The Georgia Court of Appeals reversed the grant of summary judgment to a nurse on causation after the treating doctor testified they would not have done anything different. Plaintiff alleged the patient died of a pulmonary embolus following knee surgery. Plaintiff contended a nurse violated the standard of care by failing to appreciate the decedent’s risk of DVT, failing to report the decedent’s immobility to a physician, and failing to institute a DVT prophylaxis protocol. The treating physician testified that even if he had been called, he would not have changed his course of treatment.

Plaintiff identified three expert witnesses, including a doctor and nurse on standard of care and one physician to testify on causation. The causation expert testified that it was incumbent on the nurses to relay the decedent’s condition to the treating physician and had the nurses done so, the treating physician’s treatment would have been different and the decedent’s risk of DVT could have been reduced. Defendant moved for summary judgment, alleging that Plaintiff failed to prove the outcome would have been different because the treating physician testified he would not have done anything differently. The trial court granted the motion.

The Georgia Court of Appeals reversed, holding that the testimony of Plaintiff’s causation expert was sufficient to send the case to a jury. In this case, the treating physician’s testimony was not enough to show conclusively that Plaintiff could not get to a jury on causation because Plaintiff’s expert opined that if the nurse provided more information to the treating physician, the treating physician would have chosen a different method of treatment. In prior decisions, the Court of Appeals has held that a treating physician’s testimony that they would not have done anything different is sufficient to uphold summary judgment. The Court of Appeals distinguished this line of cases by holding the testimony of an expert witness on causation should be considered in whether the treating physician’s actions may have been the proximate cause of the injury, despite the treating physician’s own testimony.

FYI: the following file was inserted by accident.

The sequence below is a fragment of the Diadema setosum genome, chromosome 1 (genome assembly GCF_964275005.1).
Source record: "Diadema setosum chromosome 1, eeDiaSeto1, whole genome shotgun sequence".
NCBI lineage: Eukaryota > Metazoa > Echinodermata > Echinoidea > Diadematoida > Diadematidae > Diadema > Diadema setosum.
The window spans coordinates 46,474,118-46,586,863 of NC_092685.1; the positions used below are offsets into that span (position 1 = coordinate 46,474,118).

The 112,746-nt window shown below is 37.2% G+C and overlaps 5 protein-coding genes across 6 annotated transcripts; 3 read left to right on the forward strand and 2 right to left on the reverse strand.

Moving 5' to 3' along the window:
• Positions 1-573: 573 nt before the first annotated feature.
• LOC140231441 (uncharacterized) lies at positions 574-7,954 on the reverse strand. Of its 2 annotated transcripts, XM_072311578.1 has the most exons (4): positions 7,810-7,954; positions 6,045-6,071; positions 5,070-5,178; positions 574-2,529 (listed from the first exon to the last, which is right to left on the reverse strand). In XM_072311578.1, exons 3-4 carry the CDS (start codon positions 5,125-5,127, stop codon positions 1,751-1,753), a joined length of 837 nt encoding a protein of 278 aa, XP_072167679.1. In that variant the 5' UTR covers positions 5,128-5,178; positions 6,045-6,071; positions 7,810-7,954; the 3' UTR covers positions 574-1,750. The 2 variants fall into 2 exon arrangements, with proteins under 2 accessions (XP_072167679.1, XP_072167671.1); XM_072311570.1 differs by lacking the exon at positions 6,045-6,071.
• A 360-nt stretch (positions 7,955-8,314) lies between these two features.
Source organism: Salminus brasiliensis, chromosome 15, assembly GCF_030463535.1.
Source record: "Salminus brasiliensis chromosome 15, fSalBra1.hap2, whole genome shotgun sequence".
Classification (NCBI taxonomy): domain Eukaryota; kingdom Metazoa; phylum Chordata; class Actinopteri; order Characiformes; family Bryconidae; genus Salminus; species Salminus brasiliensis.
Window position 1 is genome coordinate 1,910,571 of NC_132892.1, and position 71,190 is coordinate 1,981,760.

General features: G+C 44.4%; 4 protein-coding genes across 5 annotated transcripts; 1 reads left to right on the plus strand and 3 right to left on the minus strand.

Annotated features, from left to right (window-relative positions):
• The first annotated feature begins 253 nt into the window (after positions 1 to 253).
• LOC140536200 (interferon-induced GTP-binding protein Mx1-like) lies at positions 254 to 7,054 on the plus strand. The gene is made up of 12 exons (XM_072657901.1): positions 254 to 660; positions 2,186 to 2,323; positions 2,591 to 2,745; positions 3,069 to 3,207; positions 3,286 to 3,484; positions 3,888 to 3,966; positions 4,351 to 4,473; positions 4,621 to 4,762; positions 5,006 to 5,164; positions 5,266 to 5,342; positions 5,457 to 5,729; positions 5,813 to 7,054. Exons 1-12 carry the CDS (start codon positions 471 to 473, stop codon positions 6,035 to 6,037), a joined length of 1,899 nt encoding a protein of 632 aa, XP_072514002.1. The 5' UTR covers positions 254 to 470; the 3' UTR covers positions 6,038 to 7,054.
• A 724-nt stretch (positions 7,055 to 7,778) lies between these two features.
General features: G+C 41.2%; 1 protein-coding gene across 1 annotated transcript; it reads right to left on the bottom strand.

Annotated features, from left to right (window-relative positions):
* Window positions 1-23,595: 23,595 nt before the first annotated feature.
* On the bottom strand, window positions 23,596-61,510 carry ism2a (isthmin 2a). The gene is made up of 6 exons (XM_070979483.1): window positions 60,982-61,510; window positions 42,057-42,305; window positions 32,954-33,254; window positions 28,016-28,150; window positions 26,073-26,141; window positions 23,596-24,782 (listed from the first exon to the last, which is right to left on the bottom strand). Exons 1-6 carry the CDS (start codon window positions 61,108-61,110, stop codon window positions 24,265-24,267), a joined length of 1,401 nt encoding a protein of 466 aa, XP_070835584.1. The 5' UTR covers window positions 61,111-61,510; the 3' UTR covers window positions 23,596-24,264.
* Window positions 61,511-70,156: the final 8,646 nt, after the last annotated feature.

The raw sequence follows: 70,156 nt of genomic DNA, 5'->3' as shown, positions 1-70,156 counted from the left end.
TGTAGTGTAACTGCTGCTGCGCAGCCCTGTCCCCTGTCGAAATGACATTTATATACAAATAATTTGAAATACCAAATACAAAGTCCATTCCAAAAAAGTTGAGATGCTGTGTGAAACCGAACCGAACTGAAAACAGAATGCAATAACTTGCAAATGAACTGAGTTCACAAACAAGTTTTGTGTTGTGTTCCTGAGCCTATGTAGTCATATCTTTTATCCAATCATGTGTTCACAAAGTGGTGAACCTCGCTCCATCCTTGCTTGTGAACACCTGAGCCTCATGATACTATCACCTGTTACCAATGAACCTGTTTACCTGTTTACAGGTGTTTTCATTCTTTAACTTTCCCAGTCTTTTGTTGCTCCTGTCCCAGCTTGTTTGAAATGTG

Take-home: As a technical legal matter, an opinion dispute between the expert and the treating physician can create an issue for the jury.

Orr v. SSC Atlanta Operating Company, 2021 WL 2702126 (July 1, 2021)

Georgia Court of Appeals Reverses Directed Verdict

The Georgia Court of Appeals has reversed a directed verdict for an emergency physician and his practice group. Plaintiff alleged that the physician improperly placed an intravenous line, leading to amputation. At trial, Plaintiff introduced the testimony of a critical care specialist on standard of care. The expert was not an emergency physician, but testified they had over 27 years of experience and had placed the catheter at issue during that time. On direct, the expert opined that the defendant violated the standard of care.

On cross, the expert testified that he had not placed a catheter like the one at issue in the emergency department in over 15 years. But, the expert testified that he placed such catheters in locations other than the emergency department as recently as five months before trial. The defendants moved for a directed verdict on the grounds that the expert was not qualified to testify to the standard of care in the emergency department setting. The trial court granted the motion. The Court of Appeals reversed, holding that questions about the adequacy of the witness’ opinion on standard of care were for the jury. Because the expert testified as to a deviation from the standard of care, there was evidence from which the jury could infer malpractice and thus defendants were not entitled to a directed verdict.

Take-home: This is a legal decision that is based on the standard for directing a verdict. On directed verdict, the question is whether there is an absence of any evidence, not whether the evidence is strong, credible, or “good.”

The case is Lockhart v. Bloom, ___ S.E.2d ___, 2021 WL 2765848 (July 2, 2021).